Stop-and-Frisk Gets Potential Big Boost in Court Ruling
Federal panel puts changes on hold, rebukes judge who demanded them
By John Johnson, Newser Staff
Posted Oct 31, 2013 6:14 PM CDT
US District Court Judge Shira Scheindlin is interviewed in her federal court chambers in New York in this file photo.   (AP Photo/Richard Drew, File)

(Newser) – Supporters of the NYPD's controversial stop-and-frisk strategy have reason to cheer tonight after a new appeals court ruling. The federal court rebuked the judge who declared the policy to be unconstitutional in August and ordered that the reforms she put in place be suspended, reports the New York Post. The court also, in what the New York Times calls "strikingly personal terms," removed Judge Shira Scheindlin from the case. Essentially, the appeals court found her to be biased from the get-go against stop-and-frisk and declared that she "ran afoul" of the code of conduct for judges. (Interviews she gave during the trial didn't help, reports AP.)

One thing the court did not do, however, was rule on whether it considered stop-and-frisk to be unconstitutional. That won't be decided until next year, but now Scheindlin's changes won't go into effect in the interim. Among other things, she ordered an independent monitor to oversee the program to make sure that the civil liberties of minorities were protected, and she began a pilot program to have officers wear body cameras to record their stops. Those and another changes are now suspended.

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Showing 3 of 41 comments
Nov 19, 2013 8:47 PM CST
Apparently you're not required to know the constitution in the Federal appeals or state level judges. If they had read the constitution they would have read a little paragraph that says the authorities CANNOT search our person or personal property. If they had read it they would have discovered the 4th amendment protects us from stop and frisk programs unless they have a court issued warrant, or the accused's permission, or if LE sees a crime being perpetrated. Putin must be proud to have a baby Marxist/Socialist country sprouting in his garden.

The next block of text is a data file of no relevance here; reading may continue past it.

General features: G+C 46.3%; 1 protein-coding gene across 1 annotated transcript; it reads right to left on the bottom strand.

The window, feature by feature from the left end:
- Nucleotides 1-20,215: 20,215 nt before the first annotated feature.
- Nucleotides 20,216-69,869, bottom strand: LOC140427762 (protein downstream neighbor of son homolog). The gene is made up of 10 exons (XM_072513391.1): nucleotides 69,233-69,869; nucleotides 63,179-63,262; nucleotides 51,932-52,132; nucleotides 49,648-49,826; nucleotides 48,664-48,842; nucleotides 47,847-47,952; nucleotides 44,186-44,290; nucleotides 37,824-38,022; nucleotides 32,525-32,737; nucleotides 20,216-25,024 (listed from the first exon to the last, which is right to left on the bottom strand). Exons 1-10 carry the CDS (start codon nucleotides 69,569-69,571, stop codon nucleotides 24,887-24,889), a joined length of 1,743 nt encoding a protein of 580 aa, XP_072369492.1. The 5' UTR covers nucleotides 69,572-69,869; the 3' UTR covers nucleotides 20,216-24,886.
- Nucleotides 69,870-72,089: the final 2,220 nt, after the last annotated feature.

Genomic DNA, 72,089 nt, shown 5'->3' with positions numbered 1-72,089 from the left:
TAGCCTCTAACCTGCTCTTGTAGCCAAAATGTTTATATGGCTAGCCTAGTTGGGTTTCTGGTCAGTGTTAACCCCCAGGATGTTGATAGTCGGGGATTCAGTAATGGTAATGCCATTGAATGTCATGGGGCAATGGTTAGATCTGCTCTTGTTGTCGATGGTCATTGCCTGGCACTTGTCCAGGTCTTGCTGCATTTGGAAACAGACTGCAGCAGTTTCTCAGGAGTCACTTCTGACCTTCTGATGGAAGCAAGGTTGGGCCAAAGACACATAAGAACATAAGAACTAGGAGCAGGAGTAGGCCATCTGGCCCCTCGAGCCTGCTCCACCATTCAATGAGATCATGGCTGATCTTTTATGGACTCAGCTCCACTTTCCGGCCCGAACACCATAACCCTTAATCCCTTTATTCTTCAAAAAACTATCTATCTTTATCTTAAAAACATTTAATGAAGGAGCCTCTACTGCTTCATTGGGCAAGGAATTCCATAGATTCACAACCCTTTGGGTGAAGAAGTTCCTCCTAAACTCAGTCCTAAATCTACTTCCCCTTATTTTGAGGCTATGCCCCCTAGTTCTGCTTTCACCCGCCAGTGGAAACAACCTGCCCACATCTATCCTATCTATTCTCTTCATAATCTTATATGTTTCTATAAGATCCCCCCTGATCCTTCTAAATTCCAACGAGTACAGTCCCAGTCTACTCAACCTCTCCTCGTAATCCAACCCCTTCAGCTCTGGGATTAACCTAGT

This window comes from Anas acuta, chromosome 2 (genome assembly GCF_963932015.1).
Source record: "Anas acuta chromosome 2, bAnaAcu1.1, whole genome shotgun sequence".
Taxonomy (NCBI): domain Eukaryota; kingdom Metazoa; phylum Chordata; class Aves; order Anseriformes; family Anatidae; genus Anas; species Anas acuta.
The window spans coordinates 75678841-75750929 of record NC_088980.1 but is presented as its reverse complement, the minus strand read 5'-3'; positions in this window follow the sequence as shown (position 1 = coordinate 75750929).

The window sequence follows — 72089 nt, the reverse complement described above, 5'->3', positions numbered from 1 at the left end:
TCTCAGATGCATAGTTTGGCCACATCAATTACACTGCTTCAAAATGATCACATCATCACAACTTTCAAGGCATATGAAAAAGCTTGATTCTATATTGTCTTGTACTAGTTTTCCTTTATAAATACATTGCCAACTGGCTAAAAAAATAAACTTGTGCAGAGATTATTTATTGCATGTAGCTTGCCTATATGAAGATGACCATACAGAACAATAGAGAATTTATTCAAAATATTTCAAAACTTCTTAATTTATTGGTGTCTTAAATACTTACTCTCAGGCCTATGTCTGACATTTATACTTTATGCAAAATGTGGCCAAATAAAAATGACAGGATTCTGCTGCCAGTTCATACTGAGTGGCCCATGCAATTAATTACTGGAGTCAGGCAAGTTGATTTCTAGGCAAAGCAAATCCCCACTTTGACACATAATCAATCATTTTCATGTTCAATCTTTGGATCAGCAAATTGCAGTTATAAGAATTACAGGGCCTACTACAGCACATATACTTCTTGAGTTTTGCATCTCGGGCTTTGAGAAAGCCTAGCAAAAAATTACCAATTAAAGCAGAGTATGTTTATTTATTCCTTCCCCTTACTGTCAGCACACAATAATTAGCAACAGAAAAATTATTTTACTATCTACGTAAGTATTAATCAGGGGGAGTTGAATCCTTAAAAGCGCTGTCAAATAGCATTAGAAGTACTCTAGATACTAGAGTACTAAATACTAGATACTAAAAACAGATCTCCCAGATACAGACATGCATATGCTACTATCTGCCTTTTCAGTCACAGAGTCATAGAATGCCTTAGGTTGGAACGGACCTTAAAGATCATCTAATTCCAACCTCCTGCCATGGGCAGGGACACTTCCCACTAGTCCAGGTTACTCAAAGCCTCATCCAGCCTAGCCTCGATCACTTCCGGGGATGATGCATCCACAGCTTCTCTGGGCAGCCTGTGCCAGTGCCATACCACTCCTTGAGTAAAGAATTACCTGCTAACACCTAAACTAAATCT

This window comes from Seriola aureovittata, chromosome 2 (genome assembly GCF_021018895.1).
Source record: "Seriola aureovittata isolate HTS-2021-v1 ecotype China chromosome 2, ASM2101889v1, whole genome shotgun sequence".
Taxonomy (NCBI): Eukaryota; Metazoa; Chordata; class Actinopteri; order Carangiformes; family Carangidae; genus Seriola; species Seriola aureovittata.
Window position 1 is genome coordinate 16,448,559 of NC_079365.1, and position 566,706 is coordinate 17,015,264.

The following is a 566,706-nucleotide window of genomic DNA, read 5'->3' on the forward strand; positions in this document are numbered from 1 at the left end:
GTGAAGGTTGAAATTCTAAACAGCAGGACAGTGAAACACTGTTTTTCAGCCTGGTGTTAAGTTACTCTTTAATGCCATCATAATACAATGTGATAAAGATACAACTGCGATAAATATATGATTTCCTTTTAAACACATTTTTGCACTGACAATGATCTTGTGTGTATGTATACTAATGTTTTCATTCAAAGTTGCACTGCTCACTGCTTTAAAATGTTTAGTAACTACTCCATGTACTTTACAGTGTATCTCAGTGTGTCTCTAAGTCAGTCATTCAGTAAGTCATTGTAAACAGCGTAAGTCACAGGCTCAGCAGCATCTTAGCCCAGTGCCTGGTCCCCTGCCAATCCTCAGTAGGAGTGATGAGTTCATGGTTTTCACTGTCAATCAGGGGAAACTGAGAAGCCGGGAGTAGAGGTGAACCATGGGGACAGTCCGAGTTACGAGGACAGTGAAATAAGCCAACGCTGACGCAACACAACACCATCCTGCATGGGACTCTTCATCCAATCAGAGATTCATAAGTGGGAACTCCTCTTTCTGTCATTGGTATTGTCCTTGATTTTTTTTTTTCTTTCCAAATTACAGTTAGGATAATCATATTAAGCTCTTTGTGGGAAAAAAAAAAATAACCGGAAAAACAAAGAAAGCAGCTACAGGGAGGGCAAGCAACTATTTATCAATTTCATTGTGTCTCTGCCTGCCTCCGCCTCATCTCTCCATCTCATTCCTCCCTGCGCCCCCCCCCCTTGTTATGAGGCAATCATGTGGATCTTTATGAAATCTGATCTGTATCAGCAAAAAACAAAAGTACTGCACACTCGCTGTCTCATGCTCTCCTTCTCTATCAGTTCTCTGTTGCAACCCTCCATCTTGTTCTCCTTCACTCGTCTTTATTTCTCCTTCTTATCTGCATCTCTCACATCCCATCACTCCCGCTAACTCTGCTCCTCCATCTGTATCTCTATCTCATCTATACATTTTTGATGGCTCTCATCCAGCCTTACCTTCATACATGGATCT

Nov 3, 2013 11:57 AM CST
Stop & frisk, in addition to being unconstitutional, is a monumental waste of time. 88% of those stopped are completely innocent of wrong doing, only 1% have a weapon of any kind & > 1% have a firearm. Meanwhile victims of serious crime are ignored while NYPD officers make their heavy summons quotas through stop & frisk. They will descend upon a public pot smoker ($1500 fine) but completely ignore the meth lab. There have been no indoor drug busts in my area in 12 years, yet pot smokers are routinely targeted. There are storefronts in my area selling cocaine, heroin & crystal meth which have been in operation for almost a decade, unsullied by NYPD. Bloomberg is one of the wealthiest people in the U.S. who uses his vast wealth to corrupt others to forward his agenda. I wouldn't be surprised if that weren't the case here. This ruling stinks in more ways than one.
Nov 1, 2013 3:13 PM CDT
My understanding is that under Ohio v. Terry, a police officer has to have a reasonable suspicion both that the person they pat down is doing something illegal AND that the person is armed. And they can only pat down the outer clothing. Have police always been careful to observe these restrictions? No. I think courts need to be careful to enforce those restrictions. In theory, though, I understand the rationale of Terry. There are lots of situations where a cop knows something is going down and can see someone is armed and needs to be able to take action to protect himself/herself.